Using a murine lung carcinoma model of liver metastasis with a known dependency on selectin–selectin ligand interaction for metastasis, we sought to investigate the contribution of systemic inflammation to the early steps of liver metastasis in vivo. Using intravital microscopy to follow tumor cell arrest during the early stages of liver colonization, we show here that tumor cell recruitment is augmented during states of systemic inflammation and that this effect is mediated, at least in part, by selectin–selectin ligand interactions in neutrophil dependent processes.
Material and methods
Six-week-old C57BL/6 mice (Charles River, St. Constant, Quebec) of approximately 25 g were maintained in the Royal Victoria Hospital Animal Facility and used for all the experiments. Mice were anesthetized with a mixture of 200 mg/kg ketamine (Wyeth-Ayerst Canada, Guelph, Ontario) and 10 mg/kg xylazine (Bayer Canada, Etobicoke, Ontario) injected intraperitoneally (ip) and maintained throughout experiments with additional doses administered intravenously (iv) via a jugular vein cannula. All experiments were conducted in accordance with the McGill University Animal Care Committee guidelines.
Lewis lung carcinoma sublines H-59 and M-27, both stably expressing GFP after plasmid transfection, were obtained and cultured as previously described.33 At the time of use, confluent monolayers of H-59 and M-27 cells were detached using a PBS-EDTA solution and resuspended in PBS for injection.
Fluorescence intravital microscopy of the liver (surgery)
Following general anesthesia, the left carotid artery and right jugular vein were each cannulated for tumor cell injection, and administration of additional anesthetic and (where indicated) antibodies/reagents, respectively. The abdomen was opened with a midline incision, and the skin and abdominal wall were removed along the costal margin to the midaxillary line. The falciform ligament was then dissected away from the gallbladder and liver. Animals were placed in a left supine position on a plexiglass stage and the left lobe of the liver was gently positioned on a glass cover slip that was then positioned over the microscope objective. Exposed abdominal tissues were covered in saline soaked gauze to prevent dehydration. The exposed liver lobe was covered with a small square of tissue paper to stabilize the organ and was continuously superfused with warm saline. Animals were maintained at 37°C with an infrared heat lamp throughout the procedure and experiment.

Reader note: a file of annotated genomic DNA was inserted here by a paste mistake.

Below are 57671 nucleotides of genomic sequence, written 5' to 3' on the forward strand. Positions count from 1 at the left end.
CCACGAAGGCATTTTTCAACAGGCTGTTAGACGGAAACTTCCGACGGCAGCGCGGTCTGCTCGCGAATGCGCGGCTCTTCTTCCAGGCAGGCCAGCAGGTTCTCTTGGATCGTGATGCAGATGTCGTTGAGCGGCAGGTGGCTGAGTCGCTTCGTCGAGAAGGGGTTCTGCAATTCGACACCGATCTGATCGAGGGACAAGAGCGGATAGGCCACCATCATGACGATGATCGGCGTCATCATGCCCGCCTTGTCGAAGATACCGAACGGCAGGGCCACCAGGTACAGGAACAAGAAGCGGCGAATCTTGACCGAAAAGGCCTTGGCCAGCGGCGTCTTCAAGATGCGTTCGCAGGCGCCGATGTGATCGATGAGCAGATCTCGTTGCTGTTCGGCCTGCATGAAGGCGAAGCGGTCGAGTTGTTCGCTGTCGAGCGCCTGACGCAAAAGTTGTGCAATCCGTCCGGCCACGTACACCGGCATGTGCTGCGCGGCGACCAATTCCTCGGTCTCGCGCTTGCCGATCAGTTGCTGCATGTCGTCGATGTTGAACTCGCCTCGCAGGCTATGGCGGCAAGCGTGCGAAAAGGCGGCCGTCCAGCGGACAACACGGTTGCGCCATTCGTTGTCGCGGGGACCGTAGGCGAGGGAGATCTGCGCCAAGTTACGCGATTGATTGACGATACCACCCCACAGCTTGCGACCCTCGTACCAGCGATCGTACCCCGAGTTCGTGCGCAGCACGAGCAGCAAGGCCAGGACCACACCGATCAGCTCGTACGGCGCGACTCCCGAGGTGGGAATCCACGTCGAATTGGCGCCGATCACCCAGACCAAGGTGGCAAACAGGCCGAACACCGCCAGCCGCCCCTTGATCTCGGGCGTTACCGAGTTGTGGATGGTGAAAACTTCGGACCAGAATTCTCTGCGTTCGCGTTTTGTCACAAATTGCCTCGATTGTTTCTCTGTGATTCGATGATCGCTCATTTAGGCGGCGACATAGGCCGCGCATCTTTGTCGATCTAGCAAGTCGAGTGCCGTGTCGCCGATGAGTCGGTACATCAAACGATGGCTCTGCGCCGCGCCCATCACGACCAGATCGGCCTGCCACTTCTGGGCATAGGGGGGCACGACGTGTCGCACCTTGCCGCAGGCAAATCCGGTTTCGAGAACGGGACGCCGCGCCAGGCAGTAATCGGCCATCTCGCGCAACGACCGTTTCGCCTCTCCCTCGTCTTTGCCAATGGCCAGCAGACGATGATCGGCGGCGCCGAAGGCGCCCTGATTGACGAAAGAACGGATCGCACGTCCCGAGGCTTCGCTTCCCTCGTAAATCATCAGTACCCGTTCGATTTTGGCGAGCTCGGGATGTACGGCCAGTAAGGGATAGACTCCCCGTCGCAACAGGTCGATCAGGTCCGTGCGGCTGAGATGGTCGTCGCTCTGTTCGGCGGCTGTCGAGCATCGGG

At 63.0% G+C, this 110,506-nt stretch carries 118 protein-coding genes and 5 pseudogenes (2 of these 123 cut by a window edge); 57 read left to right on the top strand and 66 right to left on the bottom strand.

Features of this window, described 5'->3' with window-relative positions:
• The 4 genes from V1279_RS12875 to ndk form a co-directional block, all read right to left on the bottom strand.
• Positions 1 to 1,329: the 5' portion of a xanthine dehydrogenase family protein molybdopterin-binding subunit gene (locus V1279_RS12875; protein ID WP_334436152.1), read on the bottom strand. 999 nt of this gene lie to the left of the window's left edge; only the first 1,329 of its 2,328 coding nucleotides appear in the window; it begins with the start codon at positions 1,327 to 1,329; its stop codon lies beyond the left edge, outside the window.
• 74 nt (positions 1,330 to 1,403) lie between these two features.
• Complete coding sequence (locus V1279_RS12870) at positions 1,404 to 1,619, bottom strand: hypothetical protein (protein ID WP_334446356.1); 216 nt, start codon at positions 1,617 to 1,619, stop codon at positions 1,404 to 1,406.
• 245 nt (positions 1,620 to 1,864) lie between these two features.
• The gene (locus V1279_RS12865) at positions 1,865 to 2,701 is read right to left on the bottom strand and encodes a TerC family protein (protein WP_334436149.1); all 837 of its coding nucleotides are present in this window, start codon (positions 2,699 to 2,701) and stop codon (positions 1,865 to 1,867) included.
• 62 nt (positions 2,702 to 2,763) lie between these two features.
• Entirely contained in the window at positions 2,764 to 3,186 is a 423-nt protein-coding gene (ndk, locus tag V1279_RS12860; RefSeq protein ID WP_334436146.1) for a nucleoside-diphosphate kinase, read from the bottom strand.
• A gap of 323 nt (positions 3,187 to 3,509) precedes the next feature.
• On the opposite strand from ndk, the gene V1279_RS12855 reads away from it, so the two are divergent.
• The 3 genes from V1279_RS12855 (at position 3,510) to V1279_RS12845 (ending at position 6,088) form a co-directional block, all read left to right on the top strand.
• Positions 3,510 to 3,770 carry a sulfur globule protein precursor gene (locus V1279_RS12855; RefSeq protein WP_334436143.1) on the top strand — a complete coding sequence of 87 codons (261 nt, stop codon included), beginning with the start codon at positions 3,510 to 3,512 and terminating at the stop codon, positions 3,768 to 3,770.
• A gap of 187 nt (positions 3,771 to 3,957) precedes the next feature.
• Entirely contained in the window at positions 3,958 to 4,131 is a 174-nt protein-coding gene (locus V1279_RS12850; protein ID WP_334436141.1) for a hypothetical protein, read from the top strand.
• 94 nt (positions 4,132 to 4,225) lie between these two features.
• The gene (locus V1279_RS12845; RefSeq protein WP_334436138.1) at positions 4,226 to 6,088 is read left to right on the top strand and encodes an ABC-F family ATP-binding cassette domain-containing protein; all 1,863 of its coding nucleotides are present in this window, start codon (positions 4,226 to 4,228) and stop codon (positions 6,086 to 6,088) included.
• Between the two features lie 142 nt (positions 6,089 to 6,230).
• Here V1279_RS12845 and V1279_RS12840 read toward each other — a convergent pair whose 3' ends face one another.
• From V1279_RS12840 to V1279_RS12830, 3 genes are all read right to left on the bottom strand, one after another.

Fluorescence intravital microscopy of the liver (experimental procedure)
The anterior surface of the liver was viewed with an inverted microscope (Nikon TE300, Nikon, Montreal, Quebec) equipped with a 20× objective lens and a video camera (Panasonic Digital KR222, Panasonic, Toronto, Ontario), and images recorded on an iMac G5 (Apple, CA) equipped with video acquisition software. GFP-expressing tumor cells were visualized using epi-fluorescence. Cells that arrested within unoccluded sinusoids of the liver for more than 30 sec were considered adherent, and were counted per microscopic field over six fields of view. In some experiments, leukocyte trafficking was visualized with white-light trans-illumination of the liver using the same intravital microscopy procedure described above. Briefly, one postsinusoidal venule and 7–10 associated sinusoids both above and below the venule were observed. Adherent leukocytes were defined as leukocytes that remained stationary on the venular or sinusoidal endothelium for 30 sec or longer, as previously described.34, 35 Under white-light trans-illumination, leukocytes can be clearly visualized within the vasculature. The numbers of adherent cells within the vessels were counted using video playback analysis of each experiment, and are expressed as the number of adherent leukocytes per 100 μm in postsinusoidal venules or per field of view in sinusoids.
In each experiment, 1.5 × 106 of the indicated cells were injected intra-arterially into the left heart via the carotid artery cannula, and the livers were visualized by fluorescence intravital microscopy 30, 45 and 60 min postinjection. Preliminary experiments (not shown) established that the intra-arterial route of injection provided more consistent measurements as compared with intravenous or intraportal vein injection, and that tumor cell adhesion in the liver was constant between 30 and 60 min following tumor cell administration.